the legal standard set forth in Rule 8: “a short and plain statement of the claim
showing that the pleader is entitled to relief,” Fed. R. Civ. P. 8(a)(2). When
evaluating a motion to dismiss pursuant to Rule 12(b)(6), the court must take “the
factual allegations in the complaint as true and construe them in the light most
favorable to the plaintiff.” Pielage v. McConnell, 516 F.3d 1282, 1284 (11th Cir.
2008). However, “the tenet that a court must accept as true all of the allegations
contained in a complaint is inapplicable to legal conclusions.” Ashcroft v. Iqbal, 556
U.S. 662, 663 (2009).
“To survive a motion to dismiss, a complaint must contain sufficient factual
matter, accepted as true, to ‘state a claim to relief that is plausible on its face.’” Iqbal,
556 U.S. at 678 (quoting Bell Atl. Corp. v. Twombly, 550 U.S. 544, 570 (2007)).
“Determining whether a complaint states a plausible claim for relief [is]
Although Defendants move to dismiss the state-law battery claim under Rule 12(b)(1),
this court’s subject-matter jurisdiction is not at issue. Instead, the question is whether Mr.
Cooper’s complaint states a claim for relief against the individual Defendants under Alabama
law, so the motion is considered under Rule 12(b)(6). LeFrere v. Quezada, 582 F.3d 1260, 1263
(11th Cir. 2009) (“If the complaint contains a claim that is facially subject to an affirmative
defense, that claim may be dismissed under Rule 12(b)(6).”).
. . . a context-specific task that requires the reviewing court to draw on its judicial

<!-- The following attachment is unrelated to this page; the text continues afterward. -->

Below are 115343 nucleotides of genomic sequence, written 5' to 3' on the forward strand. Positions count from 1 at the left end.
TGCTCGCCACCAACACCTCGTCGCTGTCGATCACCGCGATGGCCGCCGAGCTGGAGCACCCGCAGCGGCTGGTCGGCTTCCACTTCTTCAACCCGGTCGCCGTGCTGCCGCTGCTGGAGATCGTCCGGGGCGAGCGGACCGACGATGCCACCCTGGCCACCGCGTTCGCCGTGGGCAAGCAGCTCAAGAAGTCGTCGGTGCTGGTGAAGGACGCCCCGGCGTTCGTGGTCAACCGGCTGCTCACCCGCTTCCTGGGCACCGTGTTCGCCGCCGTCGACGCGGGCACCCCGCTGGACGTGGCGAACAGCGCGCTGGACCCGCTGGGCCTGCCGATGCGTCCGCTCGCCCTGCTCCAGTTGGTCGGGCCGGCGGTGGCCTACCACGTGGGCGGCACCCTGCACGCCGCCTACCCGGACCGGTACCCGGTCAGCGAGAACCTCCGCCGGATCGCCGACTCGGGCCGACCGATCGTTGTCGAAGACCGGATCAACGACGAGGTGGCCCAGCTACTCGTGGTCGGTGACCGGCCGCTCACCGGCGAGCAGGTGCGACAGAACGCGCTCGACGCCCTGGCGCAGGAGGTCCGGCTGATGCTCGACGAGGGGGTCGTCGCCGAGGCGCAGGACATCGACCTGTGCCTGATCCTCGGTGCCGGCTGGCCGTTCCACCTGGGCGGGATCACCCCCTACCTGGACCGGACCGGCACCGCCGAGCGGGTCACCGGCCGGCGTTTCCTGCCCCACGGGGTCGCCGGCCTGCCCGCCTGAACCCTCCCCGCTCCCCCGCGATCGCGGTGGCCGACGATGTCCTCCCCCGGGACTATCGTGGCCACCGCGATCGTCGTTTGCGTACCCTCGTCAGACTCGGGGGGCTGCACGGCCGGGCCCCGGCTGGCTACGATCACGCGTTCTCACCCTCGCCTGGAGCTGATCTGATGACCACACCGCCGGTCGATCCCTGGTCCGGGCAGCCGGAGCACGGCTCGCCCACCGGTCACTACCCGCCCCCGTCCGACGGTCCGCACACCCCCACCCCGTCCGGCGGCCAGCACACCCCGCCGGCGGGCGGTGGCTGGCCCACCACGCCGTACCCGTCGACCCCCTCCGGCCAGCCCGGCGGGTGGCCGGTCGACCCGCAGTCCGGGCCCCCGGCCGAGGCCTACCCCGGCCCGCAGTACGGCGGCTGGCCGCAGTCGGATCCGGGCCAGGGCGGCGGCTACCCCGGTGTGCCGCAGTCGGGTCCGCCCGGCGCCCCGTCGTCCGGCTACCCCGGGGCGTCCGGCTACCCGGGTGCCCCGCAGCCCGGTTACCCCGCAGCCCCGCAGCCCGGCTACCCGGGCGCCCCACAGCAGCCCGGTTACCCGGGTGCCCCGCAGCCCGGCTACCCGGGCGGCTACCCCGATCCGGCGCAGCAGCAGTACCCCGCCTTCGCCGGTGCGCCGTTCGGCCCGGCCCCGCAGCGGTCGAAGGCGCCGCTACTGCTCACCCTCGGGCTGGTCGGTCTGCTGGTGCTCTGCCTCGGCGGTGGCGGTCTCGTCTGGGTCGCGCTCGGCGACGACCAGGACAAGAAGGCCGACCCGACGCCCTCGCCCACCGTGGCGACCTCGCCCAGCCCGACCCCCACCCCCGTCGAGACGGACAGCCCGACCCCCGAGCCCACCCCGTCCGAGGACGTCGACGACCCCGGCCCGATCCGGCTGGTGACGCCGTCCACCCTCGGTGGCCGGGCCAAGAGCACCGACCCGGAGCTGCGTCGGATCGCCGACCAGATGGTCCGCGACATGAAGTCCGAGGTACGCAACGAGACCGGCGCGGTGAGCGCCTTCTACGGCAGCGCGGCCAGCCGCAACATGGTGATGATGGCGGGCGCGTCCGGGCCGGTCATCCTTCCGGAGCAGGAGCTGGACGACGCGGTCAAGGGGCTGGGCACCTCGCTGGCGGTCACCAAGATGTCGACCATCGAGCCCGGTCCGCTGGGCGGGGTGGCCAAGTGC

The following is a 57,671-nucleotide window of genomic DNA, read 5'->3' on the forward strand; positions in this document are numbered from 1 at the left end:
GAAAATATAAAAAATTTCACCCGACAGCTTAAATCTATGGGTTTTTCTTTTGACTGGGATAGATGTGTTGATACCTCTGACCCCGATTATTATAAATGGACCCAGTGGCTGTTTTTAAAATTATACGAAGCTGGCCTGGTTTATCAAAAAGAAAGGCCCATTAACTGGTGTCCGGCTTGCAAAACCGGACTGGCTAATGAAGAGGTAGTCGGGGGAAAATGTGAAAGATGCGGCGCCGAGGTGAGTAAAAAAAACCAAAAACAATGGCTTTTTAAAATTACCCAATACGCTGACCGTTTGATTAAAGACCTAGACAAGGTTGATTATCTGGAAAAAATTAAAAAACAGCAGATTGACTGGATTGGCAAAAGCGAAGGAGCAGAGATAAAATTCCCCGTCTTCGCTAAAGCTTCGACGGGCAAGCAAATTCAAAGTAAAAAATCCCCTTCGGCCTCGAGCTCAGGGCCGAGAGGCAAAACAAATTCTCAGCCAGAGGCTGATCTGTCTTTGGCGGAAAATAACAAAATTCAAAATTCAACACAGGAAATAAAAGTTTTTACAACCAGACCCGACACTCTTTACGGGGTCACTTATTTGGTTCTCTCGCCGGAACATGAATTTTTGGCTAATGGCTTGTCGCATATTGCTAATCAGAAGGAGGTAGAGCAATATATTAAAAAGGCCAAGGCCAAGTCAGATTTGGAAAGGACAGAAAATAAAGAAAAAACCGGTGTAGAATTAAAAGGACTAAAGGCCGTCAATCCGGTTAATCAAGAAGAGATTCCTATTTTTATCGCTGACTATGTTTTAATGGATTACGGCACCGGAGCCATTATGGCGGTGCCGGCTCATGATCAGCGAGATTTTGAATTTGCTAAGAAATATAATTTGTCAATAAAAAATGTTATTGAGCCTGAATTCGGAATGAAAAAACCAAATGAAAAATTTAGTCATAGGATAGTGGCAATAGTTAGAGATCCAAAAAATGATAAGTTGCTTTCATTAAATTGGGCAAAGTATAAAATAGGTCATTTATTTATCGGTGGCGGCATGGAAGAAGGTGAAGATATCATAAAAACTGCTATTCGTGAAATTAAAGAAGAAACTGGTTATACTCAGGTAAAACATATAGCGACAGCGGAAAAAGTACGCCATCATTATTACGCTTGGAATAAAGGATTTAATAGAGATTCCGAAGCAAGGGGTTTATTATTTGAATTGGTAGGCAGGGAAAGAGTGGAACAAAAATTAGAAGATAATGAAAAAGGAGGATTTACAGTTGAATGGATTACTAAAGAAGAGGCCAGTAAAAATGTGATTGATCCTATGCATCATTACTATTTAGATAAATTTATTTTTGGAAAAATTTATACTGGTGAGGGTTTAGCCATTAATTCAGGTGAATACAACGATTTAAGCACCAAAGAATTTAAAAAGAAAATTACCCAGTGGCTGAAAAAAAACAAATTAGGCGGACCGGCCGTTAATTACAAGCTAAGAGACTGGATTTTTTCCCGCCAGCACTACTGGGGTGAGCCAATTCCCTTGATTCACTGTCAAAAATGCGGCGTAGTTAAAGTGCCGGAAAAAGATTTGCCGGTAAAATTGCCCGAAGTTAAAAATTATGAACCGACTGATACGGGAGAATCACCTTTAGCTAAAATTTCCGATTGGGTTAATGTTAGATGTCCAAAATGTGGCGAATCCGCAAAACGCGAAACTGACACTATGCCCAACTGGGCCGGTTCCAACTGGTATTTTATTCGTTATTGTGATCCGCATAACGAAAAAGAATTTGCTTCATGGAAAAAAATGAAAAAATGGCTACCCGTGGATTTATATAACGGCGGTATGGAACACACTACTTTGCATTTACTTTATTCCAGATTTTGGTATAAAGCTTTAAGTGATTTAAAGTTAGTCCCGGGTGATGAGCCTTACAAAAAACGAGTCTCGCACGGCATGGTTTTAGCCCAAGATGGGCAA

experience and common sense.” Id. at 663 (alteration in original) (citation omitted).
“[F]acial plausibility” exists “when the plaintiff pleads factual content that allows the
court to draw the reasonable inference that the defendant is liable for the misconduct
alleged.” Id. (citing Twombly, 550 U.S. at 556). The standard also “calls for enough
fact to raise a reasonable expectation that discovery will reveal evidence” of the claim.
Twombly, 550 U.S. at 556. While the complaint need not set out “detailed factual
allegations,” it must provide sufficient factual amplification “to raise a right to relief
above the speculative level.” Id. at 555; see also James River Ins. Co. v. Ground
Down Eng’g, Inc., 540 F.3d 1270, 1274 (11th Cir. 2008) (Twombly formally retired
“the often-criticized ‘no set of facts’ language previously used to describe the motion
to dismiss standard.”) (citation omitted)).
Under § 14 of the Alabama Constitution, deputy sheriffs, as alter egos to the
Sheriff, are absolutely immune from state-law claims for damages “whenever the acts
that are the basis of the alleged liability were performed within the course and scope
of the officer's employment.” Ex parte Davis, 930 So. 2d 497, 500–01 (Ala. 2005).
The key question, then, is whether Defendants were acting in the course and scope of
their employment. Defendants, of course, claim they “were on duty at all relevant